'Post foot-and-mouth, Britain is now in the grip of a new epidemic: post-Dome lack-of-nerve syndrome. The first casualty is the new national stadium at Wembley.'
Foot-and-mouth disease may be under control but Britain is now in the grip of a new epidemic: post-Dome lack-of-nerve syndrome (a new medical term for what used to be known more prosaically as cowardice).
The first casualty of the affliction is the new national stadium at Wembley.
From the speed at which it spread throughout our national institutions, it seems that the disease is highly contagious. Its main symptom is the failure to take responsibility. First, the City bankers refused to fund the new stadium. Then the Football Association (FA) decided that it could not risk underwriting the project. Finally, the government, believing that football is awash with money, refused to stump up the cash. ‘Wembley stadium is an FA project, not a government project’, insisted Tony Blair.
Few football fans will lament the demolition of the old Wembley stadium. The amenities were dreadful, the spectators were too far from the pitch to generate an atmosphere, and the sight lines were often terrible. I once watched a First Division play-off final with a pillar obscuring my view of one of the goals.
Sir Norman Foster’s design for a state-of-the-art 90,000-capacity replacement stadium, with a retractable roof straddled by a giant steel arch, looked fantastic. At last London would have a football stadium to rival the Stade de France in Paris, the Nou Camp in Barcelona, and the Amsterdam Arena.
Or so I thought. Now it looks as though Sir Norman’s plans may never see the light of day. Instead, a ministerial task force headed by Jack Straw (God help us!) has been asked to ‘look at alternative solutions’. It is thought that the government may settle for a cheaper ‘no-frills’ stadium, built on the current Wembley site. Culture secretary Chris Smith has even suggested the refurbishment of the old stadium as a possible option. Perhaps he should enlist the Changing Rooms team who, with the aid of some MDF, laminate tiles and a lick of paint, could undertake a cheap and cheerful makeover.
‘We want to play our part as the government in securing a good, affordable and sustainable national stadium for England’, declared Chris Smith. When a government minister adopts the dreary, penny-pinching language of the ‘best-value’ auditor, one fears the worst.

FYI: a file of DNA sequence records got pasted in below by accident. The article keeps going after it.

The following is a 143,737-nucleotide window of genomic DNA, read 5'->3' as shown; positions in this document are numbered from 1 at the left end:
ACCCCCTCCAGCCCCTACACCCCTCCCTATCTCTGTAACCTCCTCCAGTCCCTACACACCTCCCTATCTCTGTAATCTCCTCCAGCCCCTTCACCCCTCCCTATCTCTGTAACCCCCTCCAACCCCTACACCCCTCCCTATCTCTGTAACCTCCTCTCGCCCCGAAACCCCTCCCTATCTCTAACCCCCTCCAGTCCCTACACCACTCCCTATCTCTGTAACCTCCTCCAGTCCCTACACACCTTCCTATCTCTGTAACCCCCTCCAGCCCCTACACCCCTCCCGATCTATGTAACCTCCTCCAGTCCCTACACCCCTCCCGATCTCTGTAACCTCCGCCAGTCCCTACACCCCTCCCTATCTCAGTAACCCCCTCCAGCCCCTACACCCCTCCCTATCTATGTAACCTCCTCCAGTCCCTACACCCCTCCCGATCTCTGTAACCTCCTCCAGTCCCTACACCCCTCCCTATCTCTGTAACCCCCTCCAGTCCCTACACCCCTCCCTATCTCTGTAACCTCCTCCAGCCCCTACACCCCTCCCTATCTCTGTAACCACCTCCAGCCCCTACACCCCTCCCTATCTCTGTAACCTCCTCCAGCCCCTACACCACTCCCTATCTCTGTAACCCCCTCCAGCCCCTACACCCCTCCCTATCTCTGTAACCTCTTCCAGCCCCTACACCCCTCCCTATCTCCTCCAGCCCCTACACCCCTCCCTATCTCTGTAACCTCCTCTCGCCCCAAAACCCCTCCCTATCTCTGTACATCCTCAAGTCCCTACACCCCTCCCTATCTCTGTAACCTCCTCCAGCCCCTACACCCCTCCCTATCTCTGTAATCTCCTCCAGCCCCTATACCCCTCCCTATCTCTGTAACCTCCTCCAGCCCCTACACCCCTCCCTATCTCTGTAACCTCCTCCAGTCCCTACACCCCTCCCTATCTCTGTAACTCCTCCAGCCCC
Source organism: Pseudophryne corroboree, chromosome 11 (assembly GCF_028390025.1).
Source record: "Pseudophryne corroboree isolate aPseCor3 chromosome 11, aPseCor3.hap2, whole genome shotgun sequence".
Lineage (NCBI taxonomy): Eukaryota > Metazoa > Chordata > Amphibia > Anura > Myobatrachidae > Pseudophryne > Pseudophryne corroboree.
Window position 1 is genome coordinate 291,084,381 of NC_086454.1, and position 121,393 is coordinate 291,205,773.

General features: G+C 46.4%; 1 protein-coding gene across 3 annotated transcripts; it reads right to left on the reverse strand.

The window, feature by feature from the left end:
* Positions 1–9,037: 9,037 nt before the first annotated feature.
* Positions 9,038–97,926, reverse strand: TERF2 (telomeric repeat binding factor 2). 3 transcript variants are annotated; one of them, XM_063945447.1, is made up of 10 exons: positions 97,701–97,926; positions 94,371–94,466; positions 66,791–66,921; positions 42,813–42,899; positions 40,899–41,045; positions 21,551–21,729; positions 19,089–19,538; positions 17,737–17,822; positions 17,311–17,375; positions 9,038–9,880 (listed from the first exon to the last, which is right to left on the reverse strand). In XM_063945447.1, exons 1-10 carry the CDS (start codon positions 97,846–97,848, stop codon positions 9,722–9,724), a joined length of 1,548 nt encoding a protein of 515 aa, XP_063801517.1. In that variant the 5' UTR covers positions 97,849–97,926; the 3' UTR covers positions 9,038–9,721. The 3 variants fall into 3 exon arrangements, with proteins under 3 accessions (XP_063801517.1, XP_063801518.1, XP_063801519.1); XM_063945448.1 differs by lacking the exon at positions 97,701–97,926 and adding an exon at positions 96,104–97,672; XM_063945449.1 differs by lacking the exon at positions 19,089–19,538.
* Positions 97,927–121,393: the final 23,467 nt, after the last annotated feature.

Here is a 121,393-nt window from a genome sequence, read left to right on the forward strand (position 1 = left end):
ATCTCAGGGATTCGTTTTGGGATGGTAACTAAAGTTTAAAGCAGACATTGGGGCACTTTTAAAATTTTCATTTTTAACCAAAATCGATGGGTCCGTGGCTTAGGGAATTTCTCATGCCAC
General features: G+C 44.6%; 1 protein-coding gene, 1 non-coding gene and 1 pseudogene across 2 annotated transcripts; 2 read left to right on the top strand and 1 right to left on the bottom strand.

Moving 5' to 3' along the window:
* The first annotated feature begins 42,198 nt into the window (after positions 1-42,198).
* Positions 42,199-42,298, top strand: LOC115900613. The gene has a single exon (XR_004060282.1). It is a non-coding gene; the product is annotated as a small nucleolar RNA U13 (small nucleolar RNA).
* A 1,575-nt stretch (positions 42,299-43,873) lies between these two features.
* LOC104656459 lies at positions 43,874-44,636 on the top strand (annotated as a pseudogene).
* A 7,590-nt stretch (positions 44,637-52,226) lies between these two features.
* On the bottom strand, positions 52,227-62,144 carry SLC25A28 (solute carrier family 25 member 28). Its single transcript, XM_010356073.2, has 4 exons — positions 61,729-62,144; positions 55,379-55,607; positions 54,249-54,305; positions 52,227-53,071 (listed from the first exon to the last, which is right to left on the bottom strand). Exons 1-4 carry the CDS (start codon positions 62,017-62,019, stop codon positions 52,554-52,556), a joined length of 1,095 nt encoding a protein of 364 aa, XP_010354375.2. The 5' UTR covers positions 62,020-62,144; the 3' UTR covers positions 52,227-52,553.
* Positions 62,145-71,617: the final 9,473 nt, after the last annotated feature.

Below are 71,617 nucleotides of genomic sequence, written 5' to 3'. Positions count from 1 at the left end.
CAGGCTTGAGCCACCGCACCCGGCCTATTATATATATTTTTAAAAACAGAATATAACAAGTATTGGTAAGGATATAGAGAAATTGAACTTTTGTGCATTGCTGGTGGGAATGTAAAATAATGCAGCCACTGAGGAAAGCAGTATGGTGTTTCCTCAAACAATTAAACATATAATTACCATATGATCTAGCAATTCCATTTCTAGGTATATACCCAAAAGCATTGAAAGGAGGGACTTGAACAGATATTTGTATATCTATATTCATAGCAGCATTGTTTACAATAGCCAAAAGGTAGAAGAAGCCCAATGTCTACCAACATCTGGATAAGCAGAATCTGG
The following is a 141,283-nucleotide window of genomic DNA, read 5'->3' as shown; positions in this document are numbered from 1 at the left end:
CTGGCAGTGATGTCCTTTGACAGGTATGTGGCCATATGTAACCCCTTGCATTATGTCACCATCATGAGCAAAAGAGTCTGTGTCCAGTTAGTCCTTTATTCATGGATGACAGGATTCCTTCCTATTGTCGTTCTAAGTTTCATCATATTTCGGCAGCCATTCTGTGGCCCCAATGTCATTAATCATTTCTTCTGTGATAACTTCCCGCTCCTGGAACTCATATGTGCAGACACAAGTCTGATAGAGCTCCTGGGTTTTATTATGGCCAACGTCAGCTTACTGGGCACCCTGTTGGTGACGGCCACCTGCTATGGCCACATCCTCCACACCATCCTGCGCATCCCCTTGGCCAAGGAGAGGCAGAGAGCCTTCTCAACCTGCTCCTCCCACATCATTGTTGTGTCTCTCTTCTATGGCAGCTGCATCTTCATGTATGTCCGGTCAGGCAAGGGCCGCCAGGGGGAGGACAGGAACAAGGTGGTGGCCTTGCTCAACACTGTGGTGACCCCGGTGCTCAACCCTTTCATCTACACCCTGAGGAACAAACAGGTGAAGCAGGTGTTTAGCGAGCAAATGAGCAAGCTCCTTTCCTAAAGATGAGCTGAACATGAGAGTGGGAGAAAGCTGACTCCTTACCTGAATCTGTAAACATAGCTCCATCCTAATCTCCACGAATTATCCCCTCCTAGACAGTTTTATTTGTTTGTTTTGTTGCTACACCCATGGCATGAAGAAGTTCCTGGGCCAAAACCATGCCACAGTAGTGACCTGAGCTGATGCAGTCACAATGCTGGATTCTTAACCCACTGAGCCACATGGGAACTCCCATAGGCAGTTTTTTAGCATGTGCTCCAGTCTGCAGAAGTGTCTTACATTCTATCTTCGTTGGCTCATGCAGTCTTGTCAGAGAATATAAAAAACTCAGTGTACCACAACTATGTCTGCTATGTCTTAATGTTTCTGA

No national sports stadium is ever built without attracting controversy. The ‘spend-it-on-the-NHS’ brigade were bound to complain about the construction costs, which would invariably escalate – the final cost of the Stade de France and the Sydney Olympic Stadium were far greater than originally planned. Traditionalists were always going to argue for the preservation of the tacky faux-grandeur of the twin towers. Provincialists would inevitably moan that the stadium should not be located in the capital.
Political will was always going to be necessary to face down the critics and see the project through to completion. The resulting fiasco is a direct consequence of the government’s evasion of political responsibility.
The FA is now questioning whether England really needs a national football stadium. It is a bit like saying ‘Does France really need the Eiffel Tower?’. A national sports stadium, like any great public building, is not strictly ‘necessary’, and is seldom economically viable.
Great feats of architecture express the ambition and power of those who build them. By the same token, the derelict shell of the old Wembley Stadium is the perfect monument to a government still traumatised by the Dome fiasco.
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